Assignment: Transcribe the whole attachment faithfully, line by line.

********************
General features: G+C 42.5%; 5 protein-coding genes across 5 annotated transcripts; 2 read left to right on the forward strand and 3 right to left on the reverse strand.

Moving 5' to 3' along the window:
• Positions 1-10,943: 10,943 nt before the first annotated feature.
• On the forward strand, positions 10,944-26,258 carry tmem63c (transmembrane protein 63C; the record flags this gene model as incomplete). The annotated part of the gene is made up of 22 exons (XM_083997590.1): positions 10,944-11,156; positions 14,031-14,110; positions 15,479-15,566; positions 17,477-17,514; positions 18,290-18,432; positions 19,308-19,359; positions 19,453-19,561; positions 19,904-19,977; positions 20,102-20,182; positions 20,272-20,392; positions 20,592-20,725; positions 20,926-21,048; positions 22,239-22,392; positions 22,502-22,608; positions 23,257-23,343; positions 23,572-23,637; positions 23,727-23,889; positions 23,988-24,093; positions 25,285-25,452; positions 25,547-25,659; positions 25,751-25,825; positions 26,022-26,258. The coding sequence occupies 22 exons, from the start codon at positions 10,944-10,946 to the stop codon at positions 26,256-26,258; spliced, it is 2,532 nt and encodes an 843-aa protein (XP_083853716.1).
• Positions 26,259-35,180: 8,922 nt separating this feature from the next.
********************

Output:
General features: G+C 42.5%; 5 protein-coding genes across 5 annotated transcripts; 2 read left to right on the forward strand and 3 right to left on the reverse strand.

Moving 5' to 3' along the window:
• Positions 1-10,943: 10,943 nt before the first annotated feature.
• On the forward strand, positions 10,944-26,258 carry tmem63c (transmembrane protein 63C; the record flags this gene model as incomplete). The annotated part of the gene is made up of 22 exons (XM_083997590.1): positions 10,944-11,156; positions 14,031-14,110; positions 15,479-15,566; positions 17,477-17,514; positions 18,290-18,432; positions 19,308-19,359; positions 19,453-19,561; positions 19,904-19,977; positions 20,102-20,182; positions 20,272-20,392; positions 20,592-20,725; positions 20,926-21,048; positions 22,239-22,392; positions 22,502-22,608; positions 23,257-23,343; positions 23,572-23,637; positions 23,727-23,889; positions 23,988-24,093; positions 25,285-25,452; positions 25,547-25,659; positions 25,751-25,825; positions 26,022-26,258. The coding sequence occupies 22 exons, from the start codon at positions 10,944-10,946 to the stop codon at positions 26,256-26,258; spliced, it is 2,532 nt and encodes an 843-aa protein (XP_083853716.1).
• Positions 26,259-35,180: 8,922 nt separating this feature from the next.